One of my favourite gifts that was given to us was a pair of Emma Bridgewater mugs with Mr on one and Mrs on the other. My husband and I still use them for our morning tea ten years later. I have given a similar gift (but a cheaper make found online) to others.
    • GLM71093
    • By GLM71093 29th Nov 17, 12:27 PM
    • 20 Posts
    • 12 Thanks
    GLM71093
    In the summer i was a bridesmaid for my SIL (we are very close friends too). My boyfriend was also an Usher. I had two hen parties, one being abroad, my OH also had two stag parties, again one abroad. We had to pay for two nights accommodation for the wedding and being in the countryside we had to stay in one of two places, both very expensive. However the bride and groom said to us they didn't want a present as they knew how much we had spent.
    We did however get them a frame made (only cost £15), but it had Mr & Mrs ***** and then three hearts in the middle, and on the hearts were the lyrics to their first dance. It was just a small gift but I have been told several times by them how much they love it as its so personal. Maybe look into something small like that or even make something which I'm sure would be loved by the bride.
    • stmartinsdiver
    • By stmartinsdiver 29th Nov 17, 1:57 PM
    • 103 Posts
    • 108 Thanks
    stmartinsdiver
    I am in total agreement with Pollycat - and the thought strikes me that this is just 'one' of your best friends'!
    • pramsay13
    • By pramsay13 29th Nov 17, 2:14 PM
    • 240 Posts
    • 718 Thanks
    pramsay13
    You can see here that there is no right or wrong answer and it depends on people's personalities whether not getting a present will bother them, so you have to make a judgement call based on your relationship with the couple.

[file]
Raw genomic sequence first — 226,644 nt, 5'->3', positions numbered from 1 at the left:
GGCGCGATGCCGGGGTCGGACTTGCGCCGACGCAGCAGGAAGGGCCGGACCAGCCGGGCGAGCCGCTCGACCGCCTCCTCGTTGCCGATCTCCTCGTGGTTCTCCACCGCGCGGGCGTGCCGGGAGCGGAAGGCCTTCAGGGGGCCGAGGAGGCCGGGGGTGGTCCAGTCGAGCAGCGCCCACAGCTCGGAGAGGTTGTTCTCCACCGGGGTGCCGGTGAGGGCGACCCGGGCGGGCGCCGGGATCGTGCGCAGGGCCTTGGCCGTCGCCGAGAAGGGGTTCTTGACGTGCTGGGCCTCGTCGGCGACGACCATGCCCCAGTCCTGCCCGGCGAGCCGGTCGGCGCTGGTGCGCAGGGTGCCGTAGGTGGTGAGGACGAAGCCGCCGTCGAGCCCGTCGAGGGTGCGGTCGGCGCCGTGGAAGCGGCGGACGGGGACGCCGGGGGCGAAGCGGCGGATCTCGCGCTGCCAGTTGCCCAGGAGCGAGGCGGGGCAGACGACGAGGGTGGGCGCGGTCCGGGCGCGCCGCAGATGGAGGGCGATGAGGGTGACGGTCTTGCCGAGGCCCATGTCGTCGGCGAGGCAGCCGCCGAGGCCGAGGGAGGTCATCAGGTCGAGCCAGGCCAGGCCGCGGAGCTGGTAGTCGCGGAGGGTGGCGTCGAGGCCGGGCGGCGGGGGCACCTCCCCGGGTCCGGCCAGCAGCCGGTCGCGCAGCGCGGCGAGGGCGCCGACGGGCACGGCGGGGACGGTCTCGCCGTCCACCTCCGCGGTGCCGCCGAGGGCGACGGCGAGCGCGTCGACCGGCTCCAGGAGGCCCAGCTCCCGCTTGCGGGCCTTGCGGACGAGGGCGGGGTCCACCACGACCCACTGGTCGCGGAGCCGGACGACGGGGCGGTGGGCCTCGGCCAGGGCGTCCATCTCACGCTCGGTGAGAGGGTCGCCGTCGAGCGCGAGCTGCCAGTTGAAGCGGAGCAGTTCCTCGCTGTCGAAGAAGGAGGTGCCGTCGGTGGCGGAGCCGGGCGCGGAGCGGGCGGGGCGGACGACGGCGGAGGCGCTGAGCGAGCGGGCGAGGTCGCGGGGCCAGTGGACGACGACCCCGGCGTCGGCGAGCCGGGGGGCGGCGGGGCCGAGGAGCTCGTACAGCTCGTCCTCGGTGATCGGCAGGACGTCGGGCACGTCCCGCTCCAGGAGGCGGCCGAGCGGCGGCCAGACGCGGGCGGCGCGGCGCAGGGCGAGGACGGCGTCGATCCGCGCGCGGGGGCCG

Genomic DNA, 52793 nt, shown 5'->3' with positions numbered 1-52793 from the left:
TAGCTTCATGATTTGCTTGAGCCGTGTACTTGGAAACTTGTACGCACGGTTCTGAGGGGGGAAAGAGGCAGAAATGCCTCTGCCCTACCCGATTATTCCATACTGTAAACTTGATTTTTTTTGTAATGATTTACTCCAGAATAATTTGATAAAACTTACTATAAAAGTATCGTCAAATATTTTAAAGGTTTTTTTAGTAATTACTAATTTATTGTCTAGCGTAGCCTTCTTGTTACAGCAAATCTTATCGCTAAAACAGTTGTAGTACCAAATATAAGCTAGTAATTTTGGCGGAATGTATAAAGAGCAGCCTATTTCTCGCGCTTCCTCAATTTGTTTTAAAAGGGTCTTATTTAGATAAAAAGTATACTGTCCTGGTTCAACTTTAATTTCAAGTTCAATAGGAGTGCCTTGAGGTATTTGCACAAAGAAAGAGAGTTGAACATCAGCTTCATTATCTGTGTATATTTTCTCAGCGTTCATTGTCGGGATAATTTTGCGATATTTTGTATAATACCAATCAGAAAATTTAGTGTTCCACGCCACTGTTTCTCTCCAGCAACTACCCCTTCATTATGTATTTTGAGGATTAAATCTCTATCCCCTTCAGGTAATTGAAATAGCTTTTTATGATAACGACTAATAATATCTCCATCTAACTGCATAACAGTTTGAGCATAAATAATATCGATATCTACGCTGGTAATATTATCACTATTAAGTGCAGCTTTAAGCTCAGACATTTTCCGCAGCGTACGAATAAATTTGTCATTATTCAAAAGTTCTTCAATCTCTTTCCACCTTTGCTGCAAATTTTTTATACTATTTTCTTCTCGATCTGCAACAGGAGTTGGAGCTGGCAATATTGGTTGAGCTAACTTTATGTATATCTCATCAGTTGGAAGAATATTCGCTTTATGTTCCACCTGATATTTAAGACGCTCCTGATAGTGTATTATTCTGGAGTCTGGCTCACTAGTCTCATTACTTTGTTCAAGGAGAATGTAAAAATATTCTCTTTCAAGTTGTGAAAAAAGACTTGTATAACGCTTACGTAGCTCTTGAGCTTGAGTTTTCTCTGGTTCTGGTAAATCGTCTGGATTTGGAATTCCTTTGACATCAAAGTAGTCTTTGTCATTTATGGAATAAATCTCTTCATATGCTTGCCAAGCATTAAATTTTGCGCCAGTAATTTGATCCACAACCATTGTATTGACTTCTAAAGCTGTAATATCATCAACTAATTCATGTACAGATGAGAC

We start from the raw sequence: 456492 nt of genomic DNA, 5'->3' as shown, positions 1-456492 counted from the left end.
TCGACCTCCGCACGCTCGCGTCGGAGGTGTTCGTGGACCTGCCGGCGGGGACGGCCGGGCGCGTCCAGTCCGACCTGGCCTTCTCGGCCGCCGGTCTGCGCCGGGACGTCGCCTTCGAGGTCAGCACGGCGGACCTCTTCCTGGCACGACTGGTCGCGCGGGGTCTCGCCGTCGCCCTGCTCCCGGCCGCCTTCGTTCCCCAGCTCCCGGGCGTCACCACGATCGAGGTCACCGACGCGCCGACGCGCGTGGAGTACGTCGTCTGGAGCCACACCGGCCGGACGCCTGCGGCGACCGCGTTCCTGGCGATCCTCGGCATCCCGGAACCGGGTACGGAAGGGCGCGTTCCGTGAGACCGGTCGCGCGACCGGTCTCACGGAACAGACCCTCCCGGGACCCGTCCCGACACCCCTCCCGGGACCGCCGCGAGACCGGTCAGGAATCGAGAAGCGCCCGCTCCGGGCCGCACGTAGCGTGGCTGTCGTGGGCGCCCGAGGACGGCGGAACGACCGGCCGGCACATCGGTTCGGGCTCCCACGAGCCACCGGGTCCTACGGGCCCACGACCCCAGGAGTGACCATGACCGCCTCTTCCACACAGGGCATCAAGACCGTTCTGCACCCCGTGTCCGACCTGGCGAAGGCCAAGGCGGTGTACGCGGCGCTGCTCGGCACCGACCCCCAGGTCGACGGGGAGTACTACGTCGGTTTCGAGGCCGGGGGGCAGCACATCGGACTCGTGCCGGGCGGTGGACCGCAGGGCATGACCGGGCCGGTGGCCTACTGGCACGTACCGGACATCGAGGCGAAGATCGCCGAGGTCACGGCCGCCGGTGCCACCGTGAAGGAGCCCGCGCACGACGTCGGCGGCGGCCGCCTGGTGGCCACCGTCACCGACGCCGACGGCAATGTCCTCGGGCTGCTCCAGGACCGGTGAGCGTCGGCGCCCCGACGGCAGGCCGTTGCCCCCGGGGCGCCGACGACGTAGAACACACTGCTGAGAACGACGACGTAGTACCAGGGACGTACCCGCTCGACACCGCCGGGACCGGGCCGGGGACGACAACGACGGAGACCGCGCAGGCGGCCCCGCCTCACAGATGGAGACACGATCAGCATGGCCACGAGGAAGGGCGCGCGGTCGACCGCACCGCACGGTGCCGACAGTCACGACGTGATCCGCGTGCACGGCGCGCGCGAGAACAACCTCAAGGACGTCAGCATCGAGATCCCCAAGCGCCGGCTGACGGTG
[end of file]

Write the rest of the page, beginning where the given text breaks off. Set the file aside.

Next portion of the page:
For our wedding we made up a list as people were asking, but our wedding was around an hour away from where we live so we deliberately said on the invite we do not expect a gift and your presence at the wedding is enough for us, but if you would really like to give a present here is the list...
    Some gave us gifts from the list, some gave us random things of their own choosing, some gave us money and some gave us nothing.
    We wrote a thank you card to those that had given us something but didn't take note of who gave and who didn't.
    • cjdavies
    • By cjdavies 29th Nov 17, 2:14 PM
    • 2,857 Posts
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    cjdavies
    A gift is optional, it's not compulsory or to be expected.
    Last edited by cjdavies; 29-11-2017 at 8:12 PM.
    • Out, Vile Jelly
    • By Out, Vile Jelly 29th Nov 17, 3:03 PM
    • 3,710 Posts
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    Out, Vile Jelly
    Yes, I think a gift is appropriate, as you're a close enough friend to be a bridesmaid, however it doesn't have to be stupidly expensive or off the official list (I can't bear gift lists, but that's another thread).